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Tet Trung Thu ( tet-troong-thoo) - Mid-Autumn Festival

by Linh Nguyen

Many adoptive families with children from China know about and celebrate the Mid-Autumn Moon Festival.  But did you know its not just a Chinese holiday?  They celebrate it in Vietnam too!  The Mid-Autumn festival is quickly approaching and the markets are filling with thousands of moon cakes to be purchased for celebrations.  This year the festival falls on the 14th of September.  Every year, the date changes on our Western calendar because this festival is celebrated according to the Lunar year.  This is the second most popular holiday celebrated by the Vietnamese next to Tet (Vietnamese New Year) and has been a tradition for the past fifteen thousand years. 

This festival is celebrated when the moon is at its fullest and brightest for the year.  Everyone comes out of their home to enjoy its beauty.  There are various folklores associated with this festival both in China and in Vietnam.  While both countries celebrate the end of the harvest with their families, in recent history in Vietnam it became known as the Children’s festival. In the autumn, working diligently on the harvest, the children were often neglected.  In order to show how much they loved their children, they took the opportunity of the Mid-Autumn festival to focus on their children giving them time for fun.  The festivities include parading in the streets with beautifully lit lanterns, and the lion dance, singing and dancing traditional Vietnamese folk songs and dances, along with arts and crafts.  Parents either purchase a lantern from the market or help their kids make their own.  There are various lanterns in vibrant colors and beautiful shapes including stars, fish, butterfly and more being sold in almost every market! Some children lead the parade in the streets with loud instruments along with their lit lanterns.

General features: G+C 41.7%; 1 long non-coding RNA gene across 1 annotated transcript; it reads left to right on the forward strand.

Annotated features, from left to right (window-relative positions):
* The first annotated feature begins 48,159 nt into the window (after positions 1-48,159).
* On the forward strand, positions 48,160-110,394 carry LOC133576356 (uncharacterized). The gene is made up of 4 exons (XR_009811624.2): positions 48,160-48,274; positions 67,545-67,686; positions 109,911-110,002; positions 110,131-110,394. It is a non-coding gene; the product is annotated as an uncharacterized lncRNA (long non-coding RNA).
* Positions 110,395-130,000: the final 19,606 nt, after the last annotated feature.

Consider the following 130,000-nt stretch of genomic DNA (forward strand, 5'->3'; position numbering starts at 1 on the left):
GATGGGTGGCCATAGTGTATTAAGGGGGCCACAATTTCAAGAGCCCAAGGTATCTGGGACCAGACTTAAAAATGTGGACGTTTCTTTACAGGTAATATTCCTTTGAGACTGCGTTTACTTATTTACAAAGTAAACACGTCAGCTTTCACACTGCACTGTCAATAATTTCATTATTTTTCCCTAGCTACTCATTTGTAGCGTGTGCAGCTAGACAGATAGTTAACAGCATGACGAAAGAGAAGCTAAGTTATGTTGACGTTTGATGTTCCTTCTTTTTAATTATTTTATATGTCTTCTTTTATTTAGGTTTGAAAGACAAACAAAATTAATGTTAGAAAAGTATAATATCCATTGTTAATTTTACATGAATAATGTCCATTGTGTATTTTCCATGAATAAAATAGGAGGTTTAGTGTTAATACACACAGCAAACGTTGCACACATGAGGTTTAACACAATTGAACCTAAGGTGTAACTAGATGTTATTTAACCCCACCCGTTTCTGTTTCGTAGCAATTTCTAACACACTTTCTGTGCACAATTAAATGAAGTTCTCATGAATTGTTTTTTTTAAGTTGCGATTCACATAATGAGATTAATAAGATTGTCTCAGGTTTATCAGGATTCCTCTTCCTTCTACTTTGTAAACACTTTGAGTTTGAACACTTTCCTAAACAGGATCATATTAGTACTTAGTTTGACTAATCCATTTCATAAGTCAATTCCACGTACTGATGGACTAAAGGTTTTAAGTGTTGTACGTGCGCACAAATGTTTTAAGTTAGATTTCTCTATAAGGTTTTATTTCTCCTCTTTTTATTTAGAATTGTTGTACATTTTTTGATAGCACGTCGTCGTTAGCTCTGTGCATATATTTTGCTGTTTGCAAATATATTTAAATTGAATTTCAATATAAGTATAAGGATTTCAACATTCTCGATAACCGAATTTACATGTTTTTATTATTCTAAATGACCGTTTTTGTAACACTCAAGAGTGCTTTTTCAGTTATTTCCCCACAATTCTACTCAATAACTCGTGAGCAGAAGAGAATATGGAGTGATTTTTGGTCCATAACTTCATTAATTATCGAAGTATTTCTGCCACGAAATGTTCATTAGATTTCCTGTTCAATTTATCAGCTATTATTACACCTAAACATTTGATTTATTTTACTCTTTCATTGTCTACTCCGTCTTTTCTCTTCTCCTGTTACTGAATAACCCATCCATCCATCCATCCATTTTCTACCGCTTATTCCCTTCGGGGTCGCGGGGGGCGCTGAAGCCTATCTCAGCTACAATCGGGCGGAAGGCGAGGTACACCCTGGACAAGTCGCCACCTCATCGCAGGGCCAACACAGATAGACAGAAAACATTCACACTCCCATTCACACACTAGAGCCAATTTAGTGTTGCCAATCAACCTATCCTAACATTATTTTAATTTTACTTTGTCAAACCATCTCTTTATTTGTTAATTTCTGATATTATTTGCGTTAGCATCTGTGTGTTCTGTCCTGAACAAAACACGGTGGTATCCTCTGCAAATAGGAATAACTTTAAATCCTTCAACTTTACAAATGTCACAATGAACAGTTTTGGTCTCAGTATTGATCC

The most prominent food for this festival is the moon cake (Bahn Trung Thu).  The moon cake symbolizes the moon itself and according to the Vietnamese, the full moon signifies completeness.  The moon cakes are made in various sizes, shapes, flavors, and prices and are packaged in beautifully made boxes or tins. This type of sweet dessert may have many types of flavors including lotus seed, salted egg, green bean, taro, and red bean flavors.  These are usually brought to their family’s or friends’ homes to be exchanged on the days preceding the festival.

This festival is predominately focused on spending time with loved ones and teachings young ones about the Vietnamese folklore. 

Looking for ways that you can celebrate the Mid-Autumn Festival with your family and friends?  Try making paper lanterns, then parade around your yard or your neighborhood. For simple directions click on the following link:  http://kevdesign.com/midautumnfestival/lanternrelated.htm.  For the more adventurous, try making your own mooncakes.  The following is a link to recipe may require a bit of time, but it is sure to make some precious memories for you and your children! http://kevdesign.com/midautumnfestival/recipes.htm